The effect of low back pain status and a volitional preemptive abdominal contraction on dynamic balance test performance in people iwth low back pain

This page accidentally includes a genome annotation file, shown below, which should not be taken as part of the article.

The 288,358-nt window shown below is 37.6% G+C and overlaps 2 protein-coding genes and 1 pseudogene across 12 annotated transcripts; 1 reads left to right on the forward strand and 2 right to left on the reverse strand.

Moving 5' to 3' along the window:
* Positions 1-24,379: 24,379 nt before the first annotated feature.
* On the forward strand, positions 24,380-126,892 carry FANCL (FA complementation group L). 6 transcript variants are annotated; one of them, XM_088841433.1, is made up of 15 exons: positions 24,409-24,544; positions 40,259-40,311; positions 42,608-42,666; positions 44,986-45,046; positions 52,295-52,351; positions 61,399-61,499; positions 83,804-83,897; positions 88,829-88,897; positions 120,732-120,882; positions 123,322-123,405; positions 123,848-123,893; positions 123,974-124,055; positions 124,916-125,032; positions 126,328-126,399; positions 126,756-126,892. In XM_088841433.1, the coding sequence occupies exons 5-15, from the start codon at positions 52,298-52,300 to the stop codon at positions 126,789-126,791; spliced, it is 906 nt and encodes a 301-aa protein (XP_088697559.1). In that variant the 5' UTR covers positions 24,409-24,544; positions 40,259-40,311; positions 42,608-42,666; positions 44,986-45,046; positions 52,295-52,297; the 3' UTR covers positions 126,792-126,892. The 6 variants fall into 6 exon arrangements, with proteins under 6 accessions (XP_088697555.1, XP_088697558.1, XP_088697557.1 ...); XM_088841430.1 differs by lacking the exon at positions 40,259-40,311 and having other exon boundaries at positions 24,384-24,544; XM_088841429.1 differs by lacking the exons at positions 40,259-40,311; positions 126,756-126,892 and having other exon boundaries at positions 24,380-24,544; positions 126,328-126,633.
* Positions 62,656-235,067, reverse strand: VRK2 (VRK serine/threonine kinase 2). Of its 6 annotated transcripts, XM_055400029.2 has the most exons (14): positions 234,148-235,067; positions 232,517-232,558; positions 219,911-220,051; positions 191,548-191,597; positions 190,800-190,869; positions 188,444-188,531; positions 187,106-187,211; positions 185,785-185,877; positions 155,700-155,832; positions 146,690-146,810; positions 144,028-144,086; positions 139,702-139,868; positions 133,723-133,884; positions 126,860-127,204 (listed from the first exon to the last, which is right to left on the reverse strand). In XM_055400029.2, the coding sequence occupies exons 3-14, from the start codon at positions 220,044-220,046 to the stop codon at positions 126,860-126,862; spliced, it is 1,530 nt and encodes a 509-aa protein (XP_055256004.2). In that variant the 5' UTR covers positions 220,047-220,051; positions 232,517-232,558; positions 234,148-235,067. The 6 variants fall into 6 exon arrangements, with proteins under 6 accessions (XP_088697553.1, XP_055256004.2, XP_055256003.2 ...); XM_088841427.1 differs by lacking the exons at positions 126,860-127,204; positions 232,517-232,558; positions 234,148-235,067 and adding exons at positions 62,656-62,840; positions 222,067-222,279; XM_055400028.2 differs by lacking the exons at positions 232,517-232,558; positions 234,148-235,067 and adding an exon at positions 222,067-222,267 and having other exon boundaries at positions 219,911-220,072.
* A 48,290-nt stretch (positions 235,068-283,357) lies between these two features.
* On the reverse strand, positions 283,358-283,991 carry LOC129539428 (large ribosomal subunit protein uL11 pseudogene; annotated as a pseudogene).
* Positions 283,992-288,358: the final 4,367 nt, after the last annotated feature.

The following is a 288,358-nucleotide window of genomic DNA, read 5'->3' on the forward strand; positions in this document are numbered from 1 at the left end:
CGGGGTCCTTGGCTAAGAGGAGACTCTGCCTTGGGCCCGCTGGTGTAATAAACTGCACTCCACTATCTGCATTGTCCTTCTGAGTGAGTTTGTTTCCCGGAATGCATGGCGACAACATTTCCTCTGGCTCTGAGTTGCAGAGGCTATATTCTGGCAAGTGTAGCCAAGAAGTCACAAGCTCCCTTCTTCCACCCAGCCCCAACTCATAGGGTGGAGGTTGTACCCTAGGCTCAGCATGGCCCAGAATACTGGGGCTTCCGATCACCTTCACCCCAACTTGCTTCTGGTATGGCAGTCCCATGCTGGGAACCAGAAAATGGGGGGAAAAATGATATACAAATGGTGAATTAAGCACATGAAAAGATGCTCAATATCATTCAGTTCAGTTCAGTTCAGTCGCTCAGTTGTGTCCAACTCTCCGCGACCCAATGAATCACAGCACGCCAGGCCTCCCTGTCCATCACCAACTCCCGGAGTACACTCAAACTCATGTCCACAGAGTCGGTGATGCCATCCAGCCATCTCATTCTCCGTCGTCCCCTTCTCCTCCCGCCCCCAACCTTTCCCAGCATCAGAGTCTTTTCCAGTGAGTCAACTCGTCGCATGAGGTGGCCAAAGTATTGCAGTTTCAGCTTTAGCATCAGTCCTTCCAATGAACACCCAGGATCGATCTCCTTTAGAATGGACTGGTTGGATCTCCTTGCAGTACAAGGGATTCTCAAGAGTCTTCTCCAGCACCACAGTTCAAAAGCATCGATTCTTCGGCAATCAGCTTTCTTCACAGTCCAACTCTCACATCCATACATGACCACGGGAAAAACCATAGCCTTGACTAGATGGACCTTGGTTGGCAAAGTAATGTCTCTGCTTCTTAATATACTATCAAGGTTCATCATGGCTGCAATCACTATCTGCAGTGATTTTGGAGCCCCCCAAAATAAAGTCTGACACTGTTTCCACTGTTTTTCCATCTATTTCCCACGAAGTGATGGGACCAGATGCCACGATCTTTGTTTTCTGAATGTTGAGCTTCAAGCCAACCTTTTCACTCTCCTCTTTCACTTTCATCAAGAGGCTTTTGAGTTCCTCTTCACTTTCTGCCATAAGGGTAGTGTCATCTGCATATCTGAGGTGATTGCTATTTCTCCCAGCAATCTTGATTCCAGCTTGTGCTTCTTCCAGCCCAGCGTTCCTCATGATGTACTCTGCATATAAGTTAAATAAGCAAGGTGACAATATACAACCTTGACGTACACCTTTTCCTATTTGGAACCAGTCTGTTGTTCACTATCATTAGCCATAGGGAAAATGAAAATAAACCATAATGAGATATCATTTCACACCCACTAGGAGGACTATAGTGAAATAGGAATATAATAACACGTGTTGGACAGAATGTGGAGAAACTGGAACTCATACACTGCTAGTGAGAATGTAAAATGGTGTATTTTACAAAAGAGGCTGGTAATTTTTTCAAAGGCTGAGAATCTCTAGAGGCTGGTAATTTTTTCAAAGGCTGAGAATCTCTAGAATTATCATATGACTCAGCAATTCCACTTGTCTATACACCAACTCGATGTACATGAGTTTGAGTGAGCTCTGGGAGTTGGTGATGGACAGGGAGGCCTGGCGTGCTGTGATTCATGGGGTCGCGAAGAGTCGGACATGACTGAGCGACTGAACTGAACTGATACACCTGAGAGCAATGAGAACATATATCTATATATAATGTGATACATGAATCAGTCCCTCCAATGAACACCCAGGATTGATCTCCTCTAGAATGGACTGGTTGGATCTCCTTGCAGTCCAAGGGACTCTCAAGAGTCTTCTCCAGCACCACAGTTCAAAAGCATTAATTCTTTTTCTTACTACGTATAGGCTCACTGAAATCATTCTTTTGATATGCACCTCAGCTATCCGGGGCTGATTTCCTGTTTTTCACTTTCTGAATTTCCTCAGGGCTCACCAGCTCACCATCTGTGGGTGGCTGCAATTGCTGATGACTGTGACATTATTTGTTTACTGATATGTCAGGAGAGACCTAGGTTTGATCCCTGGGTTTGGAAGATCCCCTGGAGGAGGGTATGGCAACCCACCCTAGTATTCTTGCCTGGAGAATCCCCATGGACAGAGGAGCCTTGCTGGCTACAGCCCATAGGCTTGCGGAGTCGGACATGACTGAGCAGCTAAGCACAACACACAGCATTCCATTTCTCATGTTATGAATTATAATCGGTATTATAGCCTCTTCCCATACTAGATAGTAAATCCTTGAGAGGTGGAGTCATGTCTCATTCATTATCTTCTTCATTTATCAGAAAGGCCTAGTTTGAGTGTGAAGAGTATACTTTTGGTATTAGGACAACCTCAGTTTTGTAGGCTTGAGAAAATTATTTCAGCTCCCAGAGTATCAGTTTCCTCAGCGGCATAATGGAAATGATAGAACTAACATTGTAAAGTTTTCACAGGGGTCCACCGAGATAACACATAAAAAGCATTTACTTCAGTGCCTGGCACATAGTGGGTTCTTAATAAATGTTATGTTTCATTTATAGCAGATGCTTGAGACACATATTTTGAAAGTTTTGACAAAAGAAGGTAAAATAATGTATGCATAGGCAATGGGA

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Balance disturbances are commonly observed with low back pain (LBP), and clinical tests are needed to detect balance deficits in this population. The Y-Balance Test (YBT) may detect balance deficits in people with LBP or a LBP history. LBP reduces lumbopelvic stability, which is necessary for efficient lower extremity (LE) movement, so individuals with LBP may exhibit LE biomechanical changes. Volitional preemptive abdominal contractions (VPAC), such as the abdominal bracing maneuver (ABM), increase lumbopelvic stability and influence LE movement patterns, which may reduce injury risk. Three studies were conducted. Study-1 examined differences in YBT scores among three groups: current LBP (cLBP) , a LBP history with no present symptoms (hxLBP), and a healthy control group. Study-2 examined the effects of LBP status on trunk, pelvic, and LE control variables (muscle activity and joint angles) during the YBT. The purpose of Study-3 was to determine whether ABM performance changes trunk and LE control variables during the YBT and whether these changes are different in LBP or hxLBP groups compared to the control. Study-1 found that reach distances for the control group were significantly longer than the cLBP and hxLBP groups in the PL (p=.002) and PM directions (p=.011), but no differences were found for the ANT direction. A significant negative correlation was found in the cLBP group between BMI and PM reach distance (r =-.579, p=.030). For Study-2, trunk flexion during PL reach was reduced in the two LBP groups (p=.023), and ankle dorsiflexion (DF) was increased in the hxLBP and cLBP groups compared to the control group (p=.040). During PM reach trunk flexion was reduced in the LBP groups (p=.043), and a trend toward increased ankle DF was observed (p=.061) Similarly, the LBP groups increased and DF (p=.014) with a trend toward decreased trunk flexion (p=.054). Muscle activity did not differ among the three groups. In Study-3, the ABM did not affect YBT performance. Abdominal muscle activity increased with ABM performance (p<.001), and, in general, LE muscle activity decreased. Additionally, ABM resulted in several trunk and LE kinematic changes. The YBT should be incorporated into a LBP rehabilitation program to evaluate balance and monitor rehabilitation progression. Improving trunk flexion during activities may benefit LBP sufferers, and the ABM can be used to improve lumbopelvic stability and lower quarter biomechanics without degrading performance.